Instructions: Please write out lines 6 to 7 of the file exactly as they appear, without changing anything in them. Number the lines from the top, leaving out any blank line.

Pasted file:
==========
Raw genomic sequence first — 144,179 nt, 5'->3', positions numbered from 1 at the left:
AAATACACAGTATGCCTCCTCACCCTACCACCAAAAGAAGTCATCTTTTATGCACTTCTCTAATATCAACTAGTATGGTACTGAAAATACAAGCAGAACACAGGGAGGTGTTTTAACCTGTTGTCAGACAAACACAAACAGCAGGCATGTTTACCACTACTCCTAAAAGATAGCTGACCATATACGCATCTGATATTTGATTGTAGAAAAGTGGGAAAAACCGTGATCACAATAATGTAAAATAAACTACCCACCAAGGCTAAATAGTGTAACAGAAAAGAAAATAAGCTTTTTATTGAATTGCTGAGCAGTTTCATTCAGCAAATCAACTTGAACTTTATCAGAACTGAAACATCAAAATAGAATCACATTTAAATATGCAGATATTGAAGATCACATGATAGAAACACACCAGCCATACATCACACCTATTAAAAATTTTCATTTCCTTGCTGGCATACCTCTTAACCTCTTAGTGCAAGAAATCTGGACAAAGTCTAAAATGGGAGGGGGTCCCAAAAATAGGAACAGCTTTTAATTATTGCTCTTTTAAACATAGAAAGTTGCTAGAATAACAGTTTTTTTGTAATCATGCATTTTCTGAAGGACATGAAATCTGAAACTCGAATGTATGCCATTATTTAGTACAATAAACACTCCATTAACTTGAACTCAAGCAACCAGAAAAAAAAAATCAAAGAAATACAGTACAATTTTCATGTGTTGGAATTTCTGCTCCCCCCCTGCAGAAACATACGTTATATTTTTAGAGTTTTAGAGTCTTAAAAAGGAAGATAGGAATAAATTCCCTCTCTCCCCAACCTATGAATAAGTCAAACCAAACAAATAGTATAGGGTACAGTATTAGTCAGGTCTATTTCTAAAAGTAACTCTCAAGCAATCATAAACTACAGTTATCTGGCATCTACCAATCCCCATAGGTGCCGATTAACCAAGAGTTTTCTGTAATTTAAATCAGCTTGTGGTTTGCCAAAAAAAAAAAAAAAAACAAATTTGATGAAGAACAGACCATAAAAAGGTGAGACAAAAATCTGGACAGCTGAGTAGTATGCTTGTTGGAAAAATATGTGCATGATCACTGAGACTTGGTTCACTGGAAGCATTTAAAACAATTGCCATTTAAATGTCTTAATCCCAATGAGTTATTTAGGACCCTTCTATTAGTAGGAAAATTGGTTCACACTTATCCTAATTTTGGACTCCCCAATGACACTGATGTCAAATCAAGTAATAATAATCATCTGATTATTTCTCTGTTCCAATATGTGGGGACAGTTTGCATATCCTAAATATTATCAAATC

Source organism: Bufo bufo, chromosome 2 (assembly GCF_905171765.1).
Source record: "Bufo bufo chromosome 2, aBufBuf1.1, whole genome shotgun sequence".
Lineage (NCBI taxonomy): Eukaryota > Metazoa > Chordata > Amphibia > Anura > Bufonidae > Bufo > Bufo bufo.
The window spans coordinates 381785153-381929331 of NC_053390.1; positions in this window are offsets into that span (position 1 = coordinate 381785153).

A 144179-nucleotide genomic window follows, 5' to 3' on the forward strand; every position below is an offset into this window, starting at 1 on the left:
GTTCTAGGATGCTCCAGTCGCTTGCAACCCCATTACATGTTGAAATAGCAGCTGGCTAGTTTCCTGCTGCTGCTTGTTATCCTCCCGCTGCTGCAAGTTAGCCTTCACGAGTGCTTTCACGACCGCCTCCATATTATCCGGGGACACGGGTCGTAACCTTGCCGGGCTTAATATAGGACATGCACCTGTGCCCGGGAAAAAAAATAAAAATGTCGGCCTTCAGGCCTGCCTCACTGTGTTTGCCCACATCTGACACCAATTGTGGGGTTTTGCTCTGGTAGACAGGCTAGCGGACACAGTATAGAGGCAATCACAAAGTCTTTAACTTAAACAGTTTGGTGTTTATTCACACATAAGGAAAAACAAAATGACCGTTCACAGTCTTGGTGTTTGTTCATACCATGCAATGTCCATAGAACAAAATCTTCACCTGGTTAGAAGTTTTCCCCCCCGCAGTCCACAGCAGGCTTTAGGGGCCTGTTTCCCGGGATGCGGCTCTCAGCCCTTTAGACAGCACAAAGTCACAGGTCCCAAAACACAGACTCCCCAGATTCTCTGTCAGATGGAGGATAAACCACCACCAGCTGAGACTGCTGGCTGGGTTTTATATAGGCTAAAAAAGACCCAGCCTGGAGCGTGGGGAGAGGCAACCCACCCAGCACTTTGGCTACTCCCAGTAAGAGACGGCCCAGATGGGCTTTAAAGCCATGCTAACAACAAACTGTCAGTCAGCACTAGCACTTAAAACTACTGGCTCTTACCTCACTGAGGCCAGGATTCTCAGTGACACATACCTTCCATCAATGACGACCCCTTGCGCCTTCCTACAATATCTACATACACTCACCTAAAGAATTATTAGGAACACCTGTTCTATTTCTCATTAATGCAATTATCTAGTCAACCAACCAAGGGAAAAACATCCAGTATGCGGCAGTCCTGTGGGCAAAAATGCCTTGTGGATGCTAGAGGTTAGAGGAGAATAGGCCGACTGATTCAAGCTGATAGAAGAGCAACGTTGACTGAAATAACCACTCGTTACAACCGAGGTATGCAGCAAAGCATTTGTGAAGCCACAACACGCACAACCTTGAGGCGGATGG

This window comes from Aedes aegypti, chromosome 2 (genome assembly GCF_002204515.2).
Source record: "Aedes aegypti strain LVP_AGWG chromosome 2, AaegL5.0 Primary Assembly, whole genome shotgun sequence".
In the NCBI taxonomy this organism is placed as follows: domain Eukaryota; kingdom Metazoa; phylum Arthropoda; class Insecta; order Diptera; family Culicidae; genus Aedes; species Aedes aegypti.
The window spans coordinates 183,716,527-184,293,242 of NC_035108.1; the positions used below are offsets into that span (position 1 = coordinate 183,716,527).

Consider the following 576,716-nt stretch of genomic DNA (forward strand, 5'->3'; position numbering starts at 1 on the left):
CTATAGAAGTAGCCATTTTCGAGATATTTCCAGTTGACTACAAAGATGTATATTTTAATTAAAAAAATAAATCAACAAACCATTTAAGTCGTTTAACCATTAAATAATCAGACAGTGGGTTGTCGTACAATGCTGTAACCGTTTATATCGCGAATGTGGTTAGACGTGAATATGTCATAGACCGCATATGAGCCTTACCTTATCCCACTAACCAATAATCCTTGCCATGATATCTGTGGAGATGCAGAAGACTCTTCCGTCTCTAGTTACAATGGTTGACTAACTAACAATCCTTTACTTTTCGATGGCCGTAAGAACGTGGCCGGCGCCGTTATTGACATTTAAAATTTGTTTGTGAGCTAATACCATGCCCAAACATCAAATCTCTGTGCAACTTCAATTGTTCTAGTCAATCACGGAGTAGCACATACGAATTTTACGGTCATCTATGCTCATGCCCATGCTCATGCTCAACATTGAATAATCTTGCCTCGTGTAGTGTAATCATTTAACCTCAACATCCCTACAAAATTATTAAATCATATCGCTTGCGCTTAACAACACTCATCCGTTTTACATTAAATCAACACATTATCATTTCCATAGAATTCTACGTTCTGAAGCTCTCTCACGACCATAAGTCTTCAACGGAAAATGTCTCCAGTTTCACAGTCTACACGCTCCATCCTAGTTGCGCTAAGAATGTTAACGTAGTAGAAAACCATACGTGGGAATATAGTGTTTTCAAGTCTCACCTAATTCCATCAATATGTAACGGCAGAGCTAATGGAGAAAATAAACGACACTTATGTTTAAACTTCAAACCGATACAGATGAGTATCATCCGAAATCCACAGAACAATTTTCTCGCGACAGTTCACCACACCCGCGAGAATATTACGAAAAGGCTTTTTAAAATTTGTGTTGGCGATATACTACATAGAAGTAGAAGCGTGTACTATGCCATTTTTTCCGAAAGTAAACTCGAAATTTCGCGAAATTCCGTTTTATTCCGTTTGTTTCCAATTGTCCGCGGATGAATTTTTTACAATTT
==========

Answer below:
The window spans coordinates 381785153-381929331 of NC_053390.1; positions in this window are offsets into that span (position 1 = coordinate 381785153).

A 144179-nucleotide genomic window follows, 5' to 3' on the forward strand; every position below is an offset into this window, starting at 1 on the left: